So my old friend Jim Dinda came up from LA with his family this past weekend. While my lack of enthusiasm for social interaction is well known, I have to say it was one of the best visits I've had in a while. It gave me serious pause to think about...stuff. I will dispense that advice...now. And again we link
only this time for the line, "Work hard to bridge gap in geography and lifestyle, because the older you get, the more you are going to need the people who knew you when you were young."
Like I, Jim has been living in California since shortly after high school. We grew up together, in the same neighborhood, 3,000 miles away, a little Connecticut suburb called Berlin (but not pronounced like German city; doing so will only earn you scorn from its residents). Growing up, I had a love/hate relationship with Berlin, light (to the point of non-existence) on the former, heavy on the latter. I couldn't wait to get out of there. I blamed that town for all my problems. Of course it wasn't responsible for all my problems, and when I made it to San Francisco, I found that out, the hard and fast way.
Back before "the crash," around '92 or so, I had been in SF for a few months, working in a print shop and already starting to fall apart, an on again/off again unfaithful girlfriend, drinking too much, cracking from the pressure. Conversely, Jim was finishing up his degree at Cal, or had already received it, living in the Lower Haight. I think my mother told me he was living out here. Or maybe his mom told him. Anyway, one of us called the other and we made plans to meet for a drink.
You don't get too many points of clear delineation like this, moments so neatly etched in memory's timeline, where you can collect and add up the missed chances that led to your ruin. You never get to know that at the time though, do you?
Once we'd hit high school, Jim and I weren't as good of friends as we'd been at 10, playing baseball in the wide open fields behind Metacomet, with Tab and Mike and Tommy, because high school starts the separation process. Jim had always been smart. Me? More like...misguided, hardheaded, and angry.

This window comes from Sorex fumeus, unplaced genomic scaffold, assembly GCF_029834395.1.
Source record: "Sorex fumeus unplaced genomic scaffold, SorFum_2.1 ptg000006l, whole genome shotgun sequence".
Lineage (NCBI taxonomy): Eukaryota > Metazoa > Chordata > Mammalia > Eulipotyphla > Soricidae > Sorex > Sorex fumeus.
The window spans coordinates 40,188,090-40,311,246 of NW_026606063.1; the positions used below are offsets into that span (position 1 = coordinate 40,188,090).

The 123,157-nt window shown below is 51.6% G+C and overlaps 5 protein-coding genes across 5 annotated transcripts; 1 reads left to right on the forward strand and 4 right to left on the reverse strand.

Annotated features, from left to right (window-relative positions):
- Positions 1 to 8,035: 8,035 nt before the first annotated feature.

The night we met for a drink in the Lower Haight, I complained non-stop, bitched and moaned more than usual, and I did it without any humor. Usually, if I'm subjecting someone to my normal routine, it's infused with wit and clever turns of phrase. Not this night. Jim probably hadn't seen me in four, five years, and here he'd just wanted to meet for a drink, and I was a mess. I was falling apart. Within a couple years, I'd be heavily into drugs, unemployed, and losing everything. I don't think I saw him again before he moved to LA. I know I called him to tell him I was doing better, and that he said that was good to hear, but I don't think we ever got together in SF.
When I reminded Jim of this story this past weekend, he had no recollection of it.
Which isn't surprising, since for him it was probably just one of many nights where you meet a friend for a beer and it kinda sucks. But for me, it was a definitive rung on that steep ladder down, so it stuck, another opportunity I had to step off that I didn't take.
Jim is engaged to a yoga instructor named Mollie (who Holden flirted with unmercifully, and who as a fan of Breaking Bad obviously has impeccable taste in art), who I'd actually met with Jim at our 20th High School Reunion a couple years ago. There was a time when I would've considered my attendance at such an event laughable. But that was a fun night, getting to see everyone I went to school with, even the people I hadn't known or particularly liked back then. Like the town itself, I'd come to realize that the problem hadn't been with everyone else, but rather with me.
And now we're all grown-ups, having dinner parties and vacationing with the family, being good role models to the younger generation and buying houses with secure positions in society. Friends like Jim have been there all along. I'm just glad they waited long enough for me to get here too.